Demonetisation and Goods and Services Tax have created “havoc” in the beedi industry. The industry, which is already facing serious crisis, has witnessed loss of jobs that has badly affected thousands of beedi workers.
“Beedi workers have work for hardly two days a week. Post-demonetisation, no work was created and small traders were hit as money transactions were affected. GST added to the prevailing crisis. Jobs have come down very seriously,” said A.K. Padmanabhan, all-India vice-president of CITU.
The workers continue to demand rollback of 28% GST which has also impacted welfare measures meant for them. “The Finance Ministry has said that all additional cess will be subsumed in the tax. The cess goes to form the welfare fund for workers. There are special dispensaries for workers and scholarships too. Now, these measures are in danger,” he observed.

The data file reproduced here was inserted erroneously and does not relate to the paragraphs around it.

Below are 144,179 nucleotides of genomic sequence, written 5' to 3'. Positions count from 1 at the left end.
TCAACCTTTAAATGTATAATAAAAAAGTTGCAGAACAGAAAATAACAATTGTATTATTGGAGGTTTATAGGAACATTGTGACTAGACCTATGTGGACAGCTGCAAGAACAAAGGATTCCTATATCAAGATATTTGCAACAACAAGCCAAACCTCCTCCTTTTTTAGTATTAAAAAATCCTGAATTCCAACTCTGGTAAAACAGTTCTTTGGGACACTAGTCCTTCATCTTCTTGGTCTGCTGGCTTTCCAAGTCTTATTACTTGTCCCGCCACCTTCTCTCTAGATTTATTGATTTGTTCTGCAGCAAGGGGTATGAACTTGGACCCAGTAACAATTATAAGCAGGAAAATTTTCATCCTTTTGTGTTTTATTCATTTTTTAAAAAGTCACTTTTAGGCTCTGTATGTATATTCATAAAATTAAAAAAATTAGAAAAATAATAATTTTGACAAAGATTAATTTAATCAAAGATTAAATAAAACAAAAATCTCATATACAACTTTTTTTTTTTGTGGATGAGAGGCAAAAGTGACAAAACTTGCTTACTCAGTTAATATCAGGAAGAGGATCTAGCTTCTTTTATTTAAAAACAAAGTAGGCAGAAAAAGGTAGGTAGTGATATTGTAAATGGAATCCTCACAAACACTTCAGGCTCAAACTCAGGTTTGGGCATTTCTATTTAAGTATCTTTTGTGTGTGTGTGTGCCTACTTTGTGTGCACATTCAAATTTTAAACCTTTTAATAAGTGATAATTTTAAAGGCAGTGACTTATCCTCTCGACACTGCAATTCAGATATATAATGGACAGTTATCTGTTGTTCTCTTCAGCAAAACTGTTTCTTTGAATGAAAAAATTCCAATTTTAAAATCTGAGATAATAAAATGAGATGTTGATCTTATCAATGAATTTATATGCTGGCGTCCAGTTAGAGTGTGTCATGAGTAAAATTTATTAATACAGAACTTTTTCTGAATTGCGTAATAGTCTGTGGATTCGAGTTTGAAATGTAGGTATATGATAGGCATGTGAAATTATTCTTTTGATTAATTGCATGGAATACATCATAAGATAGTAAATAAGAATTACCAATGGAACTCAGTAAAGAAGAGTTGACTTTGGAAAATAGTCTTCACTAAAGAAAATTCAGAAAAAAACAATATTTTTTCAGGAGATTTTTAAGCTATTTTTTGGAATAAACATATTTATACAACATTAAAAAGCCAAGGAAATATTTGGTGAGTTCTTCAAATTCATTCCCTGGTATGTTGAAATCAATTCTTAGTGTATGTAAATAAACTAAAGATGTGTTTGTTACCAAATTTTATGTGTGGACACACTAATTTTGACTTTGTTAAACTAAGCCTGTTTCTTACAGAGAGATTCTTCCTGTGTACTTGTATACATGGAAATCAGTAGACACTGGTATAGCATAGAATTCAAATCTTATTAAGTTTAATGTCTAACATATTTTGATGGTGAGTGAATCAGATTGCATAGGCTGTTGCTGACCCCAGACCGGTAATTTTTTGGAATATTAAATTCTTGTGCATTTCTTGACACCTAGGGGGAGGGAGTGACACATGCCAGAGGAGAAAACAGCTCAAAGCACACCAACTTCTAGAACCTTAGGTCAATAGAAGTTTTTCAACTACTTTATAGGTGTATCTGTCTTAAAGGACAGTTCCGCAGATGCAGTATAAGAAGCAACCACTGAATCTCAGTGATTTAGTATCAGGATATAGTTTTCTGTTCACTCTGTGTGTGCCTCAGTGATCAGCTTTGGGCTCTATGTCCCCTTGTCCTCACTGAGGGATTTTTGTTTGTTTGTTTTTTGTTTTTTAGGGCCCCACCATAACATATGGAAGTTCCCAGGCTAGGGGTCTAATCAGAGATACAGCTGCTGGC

For instance, the scheme to grant scholarships had been changed and made available online. “Rules are being changed in such a way that the scholarships can be delayed or postponed. If the welfare cess does not continue, it is the responsibility of the government to ensure that workers’ benefits are not affected,” he noted.
“The problems of workers are related to the policies of the government. A special legislation — Beedi and Cigar Workers Act — was enacted in 1966 after a long struggle. Unfortunately, there are more violations of the law than implementation,” Mr. Padmanabhan said. One of the biggest problems facing the workers is the paradigm shift in how the industry worked. “From employer-employee relationship, it has moved to contract/agent system. The factory system has been abolished,” he added. The federation is demanding minimum wages for beedi workers at ₹350 for 1,000 beedis and increase in wages when prices go up. The federation has started a signature campaign among beedi workers. Once done, they will start the struggle for their demands.